We don't need no propagation
This little plant Cymbalaria muralis is known to me as ivy-leaved toadflax, a curiously unhelpful name since it refers to what it is not i.e. it is not toadflax although its flowers are similar in snapdragon shape, and its leaves only resemble ivy to which again it is no relation.
However it has a myriad of alternative names, many referring to its clinging/trailing growth: Ivywort. Aaron's Beard. Climbing Sailor. Creeping Jenny. Mother of Millions. Mother of Thousands. Kenilworth ivy, Thousand Flower. Oxford-weed. Pedlar's Basket. Pennywort. Rabbits. Roving Jenny. Wandering Jew....
Its generic name refers to the cymbal-shaped pair of yellow bulges at the throat of the tiny flower and its specific name to its propensity to grow on walls. A prolific plant, it has followed stone-built structures all over the world.. It's not native to Britain and by some accounts, maybe fanciful, it first arrived in this country as a stowaway along with some Greek statuary dispatched from the Mediterranean. Its French name ruine de Rome suggests that its habit of sending its long roots deep into the interstices of old masonry has not always met with approval.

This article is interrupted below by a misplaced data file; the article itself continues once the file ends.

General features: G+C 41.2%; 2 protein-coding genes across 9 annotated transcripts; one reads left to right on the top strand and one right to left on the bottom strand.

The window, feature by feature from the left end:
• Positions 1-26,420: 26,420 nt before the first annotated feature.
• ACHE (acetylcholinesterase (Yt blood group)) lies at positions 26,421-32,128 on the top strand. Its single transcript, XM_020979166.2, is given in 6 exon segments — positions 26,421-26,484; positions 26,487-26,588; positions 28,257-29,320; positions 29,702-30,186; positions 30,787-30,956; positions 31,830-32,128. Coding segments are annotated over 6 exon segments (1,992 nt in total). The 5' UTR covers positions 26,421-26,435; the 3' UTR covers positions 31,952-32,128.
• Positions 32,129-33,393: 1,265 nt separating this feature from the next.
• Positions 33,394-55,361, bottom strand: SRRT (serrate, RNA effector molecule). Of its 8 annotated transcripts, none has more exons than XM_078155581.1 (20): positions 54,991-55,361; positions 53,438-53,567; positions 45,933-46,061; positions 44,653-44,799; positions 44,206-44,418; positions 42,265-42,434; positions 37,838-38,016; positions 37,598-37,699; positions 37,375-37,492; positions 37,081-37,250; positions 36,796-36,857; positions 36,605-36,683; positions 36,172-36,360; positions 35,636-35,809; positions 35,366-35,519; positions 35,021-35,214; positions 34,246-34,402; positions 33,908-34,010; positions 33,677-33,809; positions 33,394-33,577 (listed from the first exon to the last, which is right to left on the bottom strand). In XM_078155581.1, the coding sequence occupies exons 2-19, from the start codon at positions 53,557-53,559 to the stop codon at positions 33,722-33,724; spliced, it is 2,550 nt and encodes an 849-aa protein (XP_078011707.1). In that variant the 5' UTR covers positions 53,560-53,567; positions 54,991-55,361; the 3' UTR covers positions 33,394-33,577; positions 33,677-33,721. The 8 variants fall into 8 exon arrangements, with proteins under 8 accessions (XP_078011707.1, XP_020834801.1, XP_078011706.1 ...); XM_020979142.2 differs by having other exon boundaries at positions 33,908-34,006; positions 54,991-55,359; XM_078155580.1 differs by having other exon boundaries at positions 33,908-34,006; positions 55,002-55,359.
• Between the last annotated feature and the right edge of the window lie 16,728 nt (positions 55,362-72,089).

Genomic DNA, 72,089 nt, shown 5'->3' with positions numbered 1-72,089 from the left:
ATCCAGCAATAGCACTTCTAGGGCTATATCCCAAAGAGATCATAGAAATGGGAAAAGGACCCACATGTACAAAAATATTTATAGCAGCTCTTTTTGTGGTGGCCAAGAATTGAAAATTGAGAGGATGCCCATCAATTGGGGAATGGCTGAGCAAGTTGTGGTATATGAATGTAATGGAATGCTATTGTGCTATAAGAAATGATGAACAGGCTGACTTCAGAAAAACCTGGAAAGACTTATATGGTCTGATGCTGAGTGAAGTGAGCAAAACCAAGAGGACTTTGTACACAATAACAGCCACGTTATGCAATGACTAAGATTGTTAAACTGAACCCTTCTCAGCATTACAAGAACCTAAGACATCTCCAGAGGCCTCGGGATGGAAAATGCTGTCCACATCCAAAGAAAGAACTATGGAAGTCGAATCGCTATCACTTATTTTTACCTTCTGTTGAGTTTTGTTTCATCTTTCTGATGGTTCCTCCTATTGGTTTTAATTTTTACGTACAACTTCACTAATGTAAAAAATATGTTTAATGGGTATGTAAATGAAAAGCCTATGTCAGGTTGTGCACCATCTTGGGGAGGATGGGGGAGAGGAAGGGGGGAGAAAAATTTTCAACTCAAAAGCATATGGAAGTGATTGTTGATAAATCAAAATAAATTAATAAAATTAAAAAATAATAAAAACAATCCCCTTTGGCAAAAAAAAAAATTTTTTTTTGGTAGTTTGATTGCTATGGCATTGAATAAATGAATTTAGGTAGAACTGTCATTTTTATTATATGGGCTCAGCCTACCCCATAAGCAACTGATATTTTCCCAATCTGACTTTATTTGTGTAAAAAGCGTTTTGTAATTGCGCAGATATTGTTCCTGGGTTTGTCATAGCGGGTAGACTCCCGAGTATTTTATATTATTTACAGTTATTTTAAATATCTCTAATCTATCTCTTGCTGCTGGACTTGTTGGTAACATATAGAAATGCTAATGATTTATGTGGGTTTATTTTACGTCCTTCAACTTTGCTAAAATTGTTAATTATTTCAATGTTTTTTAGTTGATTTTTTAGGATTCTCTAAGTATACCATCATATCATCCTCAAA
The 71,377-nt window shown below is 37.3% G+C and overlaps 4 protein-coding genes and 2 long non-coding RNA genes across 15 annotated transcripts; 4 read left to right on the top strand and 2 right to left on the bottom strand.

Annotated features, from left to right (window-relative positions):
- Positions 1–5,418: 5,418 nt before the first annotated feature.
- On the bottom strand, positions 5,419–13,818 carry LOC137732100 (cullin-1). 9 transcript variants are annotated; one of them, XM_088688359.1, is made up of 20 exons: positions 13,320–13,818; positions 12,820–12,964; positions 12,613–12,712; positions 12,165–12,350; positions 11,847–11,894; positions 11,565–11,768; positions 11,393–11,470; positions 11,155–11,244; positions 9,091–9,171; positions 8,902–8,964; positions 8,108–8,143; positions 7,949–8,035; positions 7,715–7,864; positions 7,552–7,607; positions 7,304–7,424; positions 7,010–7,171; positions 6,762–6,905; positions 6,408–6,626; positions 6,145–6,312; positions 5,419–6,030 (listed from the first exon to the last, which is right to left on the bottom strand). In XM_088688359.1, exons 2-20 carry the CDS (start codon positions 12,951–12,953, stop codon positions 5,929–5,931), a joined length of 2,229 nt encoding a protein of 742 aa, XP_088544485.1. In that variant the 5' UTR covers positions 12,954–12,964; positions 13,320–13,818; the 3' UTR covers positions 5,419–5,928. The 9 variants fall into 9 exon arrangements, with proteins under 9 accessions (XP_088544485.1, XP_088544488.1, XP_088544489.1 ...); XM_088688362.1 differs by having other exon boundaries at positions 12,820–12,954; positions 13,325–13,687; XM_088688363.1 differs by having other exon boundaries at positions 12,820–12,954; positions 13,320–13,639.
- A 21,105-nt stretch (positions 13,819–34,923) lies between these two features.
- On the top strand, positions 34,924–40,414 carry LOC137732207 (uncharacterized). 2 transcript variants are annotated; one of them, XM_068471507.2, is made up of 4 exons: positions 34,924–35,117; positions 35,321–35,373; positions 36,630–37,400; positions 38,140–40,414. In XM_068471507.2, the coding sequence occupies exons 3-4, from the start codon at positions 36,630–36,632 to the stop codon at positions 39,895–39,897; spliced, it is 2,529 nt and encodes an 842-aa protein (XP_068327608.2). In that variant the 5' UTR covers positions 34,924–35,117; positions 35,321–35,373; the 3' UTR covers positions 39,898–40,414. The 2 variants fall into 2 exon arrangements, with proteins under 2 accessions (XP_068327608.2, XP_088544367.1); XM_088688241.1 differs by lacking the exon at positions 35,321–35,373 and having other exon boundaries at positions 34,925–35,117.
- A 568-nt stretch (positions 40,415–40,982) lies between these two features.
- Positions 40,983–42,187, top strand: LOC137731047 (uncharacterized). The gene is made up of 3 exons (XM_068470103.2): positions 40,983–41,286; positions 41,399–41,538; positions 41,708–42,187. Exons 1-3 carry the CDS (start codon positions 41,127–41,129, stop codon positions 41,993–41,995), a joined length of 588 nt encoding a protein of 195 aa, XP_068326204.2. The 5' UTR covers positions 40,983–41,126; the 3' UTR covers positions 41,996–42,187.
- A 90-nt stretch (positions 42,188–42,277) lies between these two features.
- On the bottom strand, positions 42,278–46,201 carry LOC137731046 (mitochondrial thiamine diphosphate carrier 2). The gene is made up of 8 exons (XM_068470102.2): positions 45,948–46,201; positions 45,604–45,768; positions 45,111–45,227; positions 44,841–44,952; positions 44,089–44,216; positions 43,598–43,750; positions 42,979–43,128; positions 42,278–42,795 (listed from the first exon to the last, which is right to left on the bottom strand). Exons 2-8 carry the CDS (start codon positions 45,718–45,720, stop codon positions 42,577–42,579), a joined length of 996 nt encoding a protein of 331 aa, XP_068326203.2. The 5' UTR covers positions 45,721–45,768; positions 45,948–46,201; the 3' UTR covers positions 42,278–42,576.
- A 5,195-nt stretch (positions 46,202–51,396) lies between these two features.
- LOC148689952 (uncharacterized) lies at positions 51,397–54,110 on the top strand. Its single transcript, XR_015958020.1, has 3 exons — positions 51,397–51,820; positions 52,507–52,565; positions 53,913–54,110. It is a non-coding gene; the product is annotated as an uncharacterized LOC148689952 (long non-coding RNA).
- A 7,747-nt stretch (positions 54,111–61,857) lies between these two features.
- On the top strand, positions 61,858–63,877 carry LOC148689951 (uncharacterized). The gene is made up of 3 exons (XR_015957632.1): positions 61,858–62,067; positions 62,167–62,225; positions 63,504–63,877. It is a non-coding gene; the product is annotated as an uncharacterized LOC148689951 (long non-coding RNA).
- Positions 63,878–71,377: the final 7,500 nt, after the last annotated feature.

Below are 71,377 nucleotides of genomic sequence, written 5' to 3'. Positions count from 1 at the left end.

How it achieves its clingy connection with architecture is what makes this plant most remarkable. The flower are initially attracted to the light (phototropism) and push themselves outwards to advertise their wares to the bees that act as their pollinators. Once fertilized however the flowers straightway shun the light and turn their faces to the wall, thus burrowing their seeds right into the dark crevices where they will germinate and take root.
"None of that risky aerial or animal dispersal for us thank you, we keep our offspring close to home. And look how successful we have been."